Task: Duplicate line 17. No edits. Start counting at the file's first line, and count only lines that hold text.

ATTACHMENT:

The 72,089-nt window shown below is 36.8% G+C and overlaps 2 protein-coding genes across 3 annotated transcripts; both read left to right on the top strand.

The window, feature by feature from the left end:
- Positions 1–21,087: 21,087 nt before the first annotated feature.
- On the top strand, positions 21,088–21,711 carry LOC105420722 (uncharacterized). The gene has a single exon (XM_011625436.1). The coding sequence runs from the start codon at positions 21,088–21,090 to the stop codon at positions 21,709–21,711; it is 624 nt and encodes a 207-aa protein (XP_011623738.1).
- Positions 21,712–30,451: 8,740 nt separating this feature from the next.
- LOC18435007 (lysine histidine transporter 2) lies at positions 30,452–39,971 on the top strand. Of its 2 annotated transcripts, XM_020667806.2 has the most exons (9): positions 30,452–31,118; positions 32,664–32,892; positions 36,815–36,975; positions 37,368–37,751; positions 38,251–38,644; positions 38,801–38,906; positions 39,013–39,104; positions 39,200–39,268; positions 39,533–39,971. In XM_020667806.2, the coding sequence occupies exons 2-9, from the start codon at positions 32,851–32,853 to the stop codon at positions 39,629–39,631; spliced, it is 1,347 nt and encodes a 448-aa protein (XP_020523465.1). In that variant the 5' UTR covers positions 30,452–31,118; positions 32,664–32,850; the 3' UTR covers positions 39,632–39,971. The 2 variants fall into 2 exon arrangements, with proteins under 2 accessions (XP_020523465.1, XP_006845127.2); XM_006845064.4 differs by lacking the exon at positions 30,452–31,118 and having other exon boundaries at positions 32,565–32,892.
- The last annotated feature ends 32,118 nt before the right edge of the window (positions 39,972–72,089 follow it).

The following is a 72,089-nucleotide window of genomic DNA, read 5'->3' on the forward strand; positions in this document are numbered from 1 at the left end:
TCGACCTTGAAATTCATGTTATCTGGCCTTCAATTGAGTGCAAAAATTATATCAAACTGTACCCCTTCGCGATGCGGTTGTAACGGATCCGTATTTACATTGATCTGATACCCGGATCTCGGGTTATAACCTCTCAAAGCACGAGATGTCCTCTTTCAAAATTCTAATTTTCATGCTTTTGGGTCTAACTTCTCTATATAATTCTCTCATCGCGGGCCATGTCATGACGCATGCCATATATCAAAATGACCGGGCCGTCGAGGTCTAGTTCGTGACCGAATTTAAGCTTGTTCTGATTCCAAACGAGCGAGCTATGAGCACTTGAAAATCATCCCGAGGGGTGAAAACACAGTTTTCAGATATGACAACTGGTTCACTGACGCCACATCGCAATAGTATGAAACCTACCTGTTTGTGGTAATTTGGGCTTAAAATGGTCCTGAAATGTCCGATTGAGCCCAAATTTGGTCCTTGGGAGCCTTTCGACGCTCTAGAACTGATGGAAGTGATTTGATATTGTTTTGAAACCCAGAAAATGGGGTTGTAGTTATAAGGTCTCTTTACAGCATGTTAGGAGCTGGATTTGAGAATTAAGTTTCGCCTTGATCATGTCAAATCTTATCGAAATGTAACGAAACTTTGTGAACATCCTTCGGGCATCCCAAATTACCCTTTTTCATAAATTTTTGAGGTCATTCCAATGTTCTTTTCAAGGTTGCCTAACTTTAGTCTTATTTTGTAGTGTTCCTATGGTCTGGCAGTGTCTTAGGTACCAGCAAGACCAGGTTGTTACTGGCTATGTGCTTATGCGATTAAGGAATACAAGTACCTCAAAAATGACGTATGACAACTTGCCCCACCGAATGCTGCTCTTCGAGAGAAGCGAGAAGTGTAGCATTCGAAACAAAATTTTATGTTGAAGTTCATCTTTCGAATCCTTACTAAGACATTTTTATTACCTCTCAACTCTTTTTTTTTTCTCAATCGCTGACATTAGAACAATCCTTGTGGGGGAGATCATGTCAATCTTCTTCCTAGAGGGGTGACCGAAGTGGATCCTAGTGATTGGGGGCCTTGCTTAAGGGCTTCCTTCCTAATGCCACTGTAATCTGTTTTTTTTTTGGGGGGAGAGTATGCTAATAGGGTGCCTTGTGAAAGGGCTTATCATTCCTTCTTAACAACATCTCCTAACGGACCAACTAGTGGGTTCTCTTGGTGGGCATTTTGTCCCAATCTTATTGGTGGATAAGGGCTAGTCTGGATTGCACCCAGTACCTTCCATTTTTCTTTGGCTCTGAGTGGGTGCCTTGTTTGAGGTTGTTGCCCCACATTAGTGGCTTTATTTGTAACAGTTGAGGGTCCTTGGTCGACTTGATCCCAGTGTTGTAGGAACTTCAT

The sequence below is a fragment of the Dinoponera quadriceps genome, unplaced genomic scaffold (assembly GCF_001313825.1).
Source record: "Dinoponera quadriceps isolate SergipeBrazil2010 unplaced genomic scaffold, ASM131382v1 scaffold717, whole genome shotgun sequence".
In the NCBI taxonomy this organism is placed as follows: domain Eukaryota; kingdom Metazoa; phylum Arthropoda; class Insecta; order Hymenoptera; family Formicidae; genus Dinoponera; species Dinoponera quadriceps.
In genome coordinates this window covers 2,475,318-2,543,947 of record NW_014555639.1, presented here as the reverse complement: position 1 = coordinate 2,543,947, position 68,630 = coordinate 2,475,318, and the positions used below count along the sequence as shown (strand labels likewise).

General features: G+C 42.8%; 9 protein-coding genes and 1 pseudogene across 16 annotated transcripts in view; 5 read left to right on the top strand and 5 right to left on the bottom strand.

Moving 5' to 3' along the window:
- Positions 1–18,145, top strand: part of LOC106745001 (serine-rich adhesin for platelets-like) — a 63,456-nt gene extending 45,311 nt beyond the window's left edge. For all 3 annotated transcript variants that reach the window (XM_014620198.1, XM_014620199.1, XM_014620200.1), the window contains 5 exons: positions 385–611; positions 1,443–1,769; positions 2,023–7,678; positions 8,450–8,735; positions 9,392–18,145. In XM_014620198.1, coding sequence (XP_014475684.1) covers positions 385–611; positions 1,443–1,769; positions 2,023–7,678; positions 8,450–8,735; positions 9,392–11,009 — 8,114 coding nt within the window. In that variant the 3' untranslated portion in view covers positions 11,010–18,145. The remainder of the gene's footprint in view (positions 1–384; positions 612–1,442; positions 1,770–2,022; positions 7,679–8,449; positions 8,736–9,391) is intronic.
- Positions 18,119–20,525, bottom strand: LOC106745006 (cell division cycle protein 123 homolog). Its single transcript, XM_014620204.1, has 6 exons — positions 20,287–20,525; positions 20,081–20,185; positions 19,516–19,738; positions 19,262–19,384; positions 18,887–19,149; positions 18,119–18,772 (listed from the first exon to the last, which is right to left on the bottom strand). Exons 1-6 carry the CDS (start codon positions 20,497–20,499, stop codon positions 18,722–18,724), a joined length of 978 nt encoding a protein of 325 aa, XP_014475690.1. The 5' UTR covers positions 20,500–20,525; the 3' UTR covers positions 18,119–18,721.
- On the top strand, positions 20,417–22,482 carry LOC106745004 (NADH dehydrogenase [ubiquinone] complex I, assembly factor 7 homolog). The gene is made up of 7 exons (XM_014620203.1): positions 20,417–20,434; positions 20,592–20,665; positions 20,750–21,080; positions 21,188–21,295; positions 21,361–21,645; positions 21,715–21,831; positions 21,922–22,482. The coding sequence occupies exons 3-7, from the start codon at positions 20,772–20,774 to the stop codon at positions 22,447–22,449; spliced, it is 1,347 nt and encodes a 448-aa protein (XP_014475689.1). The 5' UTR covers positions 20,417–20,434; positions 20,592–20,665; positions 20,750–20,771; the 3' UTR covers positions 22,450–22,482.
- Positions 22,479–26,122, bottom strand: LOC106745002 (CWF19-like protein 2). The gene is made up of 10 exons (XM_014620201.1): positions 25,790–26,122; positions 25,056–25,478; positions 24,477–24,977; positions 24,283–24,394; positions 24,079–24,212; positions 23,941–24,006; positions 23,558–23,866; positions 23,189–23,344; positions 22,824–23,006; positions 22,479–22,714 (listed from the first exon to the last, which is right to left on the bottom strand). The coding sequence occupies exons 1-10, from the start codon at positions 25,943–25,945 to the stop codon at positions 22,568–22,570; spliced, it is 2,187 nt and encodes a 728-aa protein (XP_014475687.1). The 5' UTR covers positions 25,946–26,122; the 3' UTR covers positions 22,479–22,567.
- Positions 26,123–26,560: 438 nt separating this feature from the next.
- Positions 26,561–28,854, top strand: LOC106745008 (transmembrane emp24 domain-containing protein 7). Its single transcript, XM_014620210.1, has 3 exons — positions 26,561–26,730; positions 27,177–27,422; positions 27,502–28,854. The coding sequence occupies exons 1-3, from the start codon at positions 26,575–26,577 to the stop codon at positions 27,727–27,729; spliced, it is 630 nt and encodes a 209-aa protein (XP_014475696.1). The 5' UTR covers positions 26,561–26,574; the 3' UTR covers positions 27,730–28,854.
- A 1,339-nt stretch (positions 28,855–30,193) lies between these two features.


- Positions 18,119–20,525, bottom strand: LOC106745006 (cell division cycle protein 123 homolog). Its single transcript, XM_014620204.1, has 6 exons — positions 20,287–20,525; positions 20,081–20,185; positions 19,516–19,738; positions 19,262–19,384; positions 18,887–19,149; positions 18,119–18,772 (listed from the first exon to the last, which is right to left on the bottom strand). Exons 1-6 carry the CDS (start codon positions 20,497–20,499, stop codon positions 18,722–18,724), a joined length of 978 nt encoding a protein of 325 aa, XP_014475690.1. The 5' UTR covers positions 20,500–20,525; the 3' UTR covers positions 18,119–18,721.